For yourself & me, I sure do.
Throughout South Flight, white racism stalks Blacks, even Josephine Baker who fled St. Louis to a career as a popular dancer and singer in Paris. In “Zouzou,” a reference to the 1927 French film starring the mixed-race Baker, an unnamed Black person is telling her to face facts: “When are you going see / you aren’t ever goin be one of them? Don’t mean a thing / they pour Prosecco in porcelain dishes. / Let you lap leftovers from their palms.” Baker may wear Schiffli lace and dine on candied roses, but the advice-giver asks, “Do they call you beautiful / for one of your kind?”
Baker is lucky to have found success and riches in the white world. For Beatrice and Jim and most Black people in the South, a constant threat is the hair-trigger potential for lynchings and massacres.
“[Boley Ghosts Haunt Jim]” is a rare poem in South Flight that tells the story of a Black victory over whites. Members of Pretty Boy Floyd’s gang tried to rob the bank in Boley, and Smith writes how “whole town gathered outside farmers & merchant bank with bird guns & squirrel rifles” and shot up the robbers as they tried to escape— “we imagined shooting up the heart of the confederacy to tatty white funeral lace.”
But, even here, there are sharp echoes of six massacres of Black people, catalogued at the poem’s end, leading up to names of Smith’s two Black lovers: “greenwood & sulcom; rosewood & ocoee; elaine & sprinfield; Beatrice & Jim.” Five of these massacres occurred in the South. The sixth is an apparent reference to the three days of white rioting in 1908 in Springfield, Illinois, 200 miles south of Chicago, during which Black neighborhoods were attacked, Black people murdered in the street, and Black businesses and homes destroyed.
Often, South Flight will offer a line or an entire poem all but exploding with agony and suffering. Even simply a title. “Bodies Seen at or Disposal Sites: in Lack of Carnations” is exactly what the title indicates. A note below the title gives its source: “after Computations as to the Deaths from the 1921 Tulsa Race Riot by Richard ‘Dick’ Warner.” The poem lists location after location after location, such as:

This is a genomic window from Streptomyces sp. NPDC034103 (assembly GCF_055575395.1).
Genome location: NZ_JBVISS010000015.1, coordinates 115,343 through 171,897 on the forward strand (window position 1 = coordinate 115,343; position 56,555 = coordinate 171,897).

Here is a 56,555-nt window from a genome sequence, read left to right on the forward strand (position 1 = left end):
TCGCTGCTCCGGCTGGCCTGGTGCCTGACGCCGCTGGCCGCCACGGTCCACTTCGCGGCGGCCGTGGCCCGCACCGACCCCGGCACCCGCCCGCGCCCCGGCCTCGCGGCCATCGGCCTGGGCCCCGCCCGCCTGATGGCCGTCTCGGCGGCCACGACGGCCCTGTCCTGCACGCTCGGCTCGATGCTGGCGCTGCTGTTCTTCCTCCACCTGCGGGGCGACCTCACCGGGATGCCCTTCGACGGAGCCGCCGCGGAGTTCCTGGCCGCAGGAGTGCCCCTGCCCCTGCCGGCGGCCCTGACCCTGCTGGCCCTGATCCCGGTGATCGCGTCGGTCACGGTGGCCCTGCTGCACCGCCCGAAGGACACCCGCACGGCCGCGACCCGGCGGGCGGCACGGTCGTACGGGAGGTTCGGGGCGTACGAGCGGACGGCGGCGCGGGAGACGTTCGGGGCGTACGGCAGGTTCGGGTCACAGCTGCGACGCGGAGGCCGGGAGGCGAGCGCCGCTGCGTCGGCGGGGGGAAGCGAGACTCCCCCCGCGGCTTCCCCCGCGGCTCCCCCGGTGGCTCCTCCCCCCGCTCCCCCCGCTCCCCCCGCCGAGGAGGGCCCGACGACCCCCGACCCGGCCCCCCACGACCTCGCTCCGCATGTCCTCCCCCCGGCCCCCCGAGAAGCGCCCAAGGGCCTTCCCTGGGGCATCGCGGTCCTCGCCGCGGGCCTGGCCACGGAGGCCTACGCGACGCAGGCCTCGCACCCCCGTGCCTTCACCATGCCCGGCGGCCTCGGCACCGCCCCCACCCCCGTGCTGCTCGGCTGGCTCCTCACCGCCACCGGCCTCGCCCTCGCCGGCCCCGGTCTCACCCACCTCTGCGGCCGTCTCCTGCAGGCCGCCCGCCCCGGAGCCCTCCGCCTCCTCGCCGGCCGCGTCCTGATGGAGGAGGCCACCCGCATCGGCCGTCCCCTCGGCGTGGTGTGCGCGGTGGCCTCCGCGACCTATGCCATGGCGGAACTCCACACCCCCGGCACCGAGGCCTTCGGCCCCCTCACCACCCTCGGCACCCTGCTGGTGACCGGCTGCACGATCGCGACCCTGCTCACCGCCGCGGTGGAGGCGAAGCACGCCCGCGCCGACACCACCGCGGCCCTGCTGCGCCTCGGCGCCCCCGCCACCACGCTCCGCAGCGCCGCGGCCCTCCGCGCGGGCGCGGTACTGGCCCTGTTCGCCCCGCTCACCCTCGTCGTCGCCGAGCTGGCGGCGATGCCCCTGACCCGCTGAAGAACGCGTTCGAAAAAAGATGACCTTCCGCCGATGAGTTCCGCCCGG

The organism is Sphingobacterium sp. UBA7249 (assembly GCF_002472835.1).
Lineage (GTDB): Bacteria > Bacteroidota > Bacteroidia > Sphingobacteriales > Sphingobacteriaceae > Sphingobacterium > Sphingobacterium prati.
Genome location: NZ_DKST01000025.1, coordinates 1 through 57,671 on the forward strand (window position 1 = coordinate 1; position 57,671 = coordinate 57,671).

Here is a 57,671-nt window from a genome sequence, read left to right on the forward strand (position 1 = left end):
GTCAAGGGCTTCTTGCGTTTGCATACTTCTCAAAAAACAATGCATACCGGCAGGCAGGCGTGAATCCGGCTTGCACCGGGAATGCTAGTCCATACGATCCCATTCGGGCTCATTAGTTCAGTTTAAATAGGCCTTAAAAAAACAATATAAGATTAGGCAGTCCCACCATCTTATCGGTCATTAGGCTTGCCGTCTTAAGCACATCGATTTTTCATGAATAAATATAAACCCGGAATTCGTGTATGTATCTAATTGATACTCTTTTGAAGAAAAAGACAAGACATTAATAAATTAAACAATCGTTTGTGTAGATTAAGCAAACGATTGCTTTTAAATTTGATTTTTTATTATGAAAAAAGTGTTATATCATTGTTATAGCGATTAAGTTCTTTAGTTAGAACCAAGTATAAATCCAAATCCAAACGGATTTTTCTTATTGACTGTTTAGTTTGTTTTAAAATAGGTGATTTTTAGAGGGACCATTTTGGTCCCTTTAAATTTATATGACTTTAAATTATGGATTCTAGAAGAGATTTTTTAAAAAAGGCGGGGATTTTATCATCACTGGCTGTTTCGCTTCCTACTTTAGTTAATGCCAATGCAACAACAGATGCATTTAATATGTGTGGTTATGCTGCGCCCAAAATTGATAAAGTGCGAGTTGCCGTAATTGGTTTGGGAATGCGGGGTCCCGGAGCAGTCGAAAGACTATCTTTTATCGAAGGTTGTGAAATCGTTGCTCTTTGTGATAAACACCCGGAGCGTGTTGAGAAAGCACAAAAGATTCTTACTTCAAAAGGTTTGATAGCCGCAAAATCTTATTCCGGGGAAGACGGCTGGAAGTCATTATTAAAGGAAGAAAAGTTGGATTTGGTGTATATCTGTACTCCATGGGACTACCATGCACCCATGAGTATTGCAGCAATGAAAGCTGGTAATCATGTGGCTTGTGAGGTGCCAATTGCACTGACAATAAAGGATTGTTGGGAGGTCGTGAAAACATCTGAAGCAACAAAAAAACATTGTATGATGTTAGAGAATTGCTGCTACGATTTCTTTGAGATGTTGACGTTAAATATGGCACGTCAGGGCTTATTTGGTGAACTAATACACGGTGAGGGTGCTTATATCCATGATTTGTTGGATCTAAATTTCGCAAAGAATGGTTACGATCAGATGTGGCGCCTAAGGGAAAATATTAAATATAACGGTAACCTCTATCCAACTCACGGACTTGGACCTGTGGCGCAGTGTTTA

Placed under other railroad tracks,
in the fairgrounds under the Reserve
building on East 15th Street. In a hole &
tossed in other mines…
Disposed on the pier west of Tulsa on West 3rd
between Tulsa & Sand Springs in the hop clover & wild violets.
The title alerts the reader to understand that, at each location, one or more bodies was found, although, until the end, none is mentioned in the poem, making the list eloquent in its silence. And then Smith adds her only overt commentary: “All are disposed in mass / graves / of nonhistories.”
Perhaps even more eloquent are lines from “[Jim Imagines the Ghost of Robert Johnson at the Cross-Roads].” Johnson is the famous bluesman who reputedly sold his soul to the devil for guitar mastery, but the poem seems to gainsay that. In Jim’s imagining, Johnson says “it easier to swallow hell / than a body / hanged down highway side.” He says his life of risky behavior had one cause: “what drive / my back into corners, / devil or dread, I was never mine to sell.”
That is the core of South Flight. More than half a century after Emancipation, American Blacks such as Beatrice and Jim were still enslaved in the chains of white racism, not owning the freedom to be themselves. And, today, more than a century later, those chains remain in place.
Patrick T. Reardon‘s memoir in prose poems Puddin’: The Autobiography of a Baby will be published in November by Third World Press. A three-time Pushcart Prize nominee, he has authored eleven previous books, including the poetry collections Requiem for David (Silver Birch), Darkness on the Face of the Deep (Kelsay) and The Lost Tribes (Grey Book). His poetry has appeared in Rhino, Main Street Rag, America, Autumn Sky, Burningword Literary Journal and many others. His poem “The archangel Michael” was a finalist for the 2022 Mary Blinn Poetry Prize.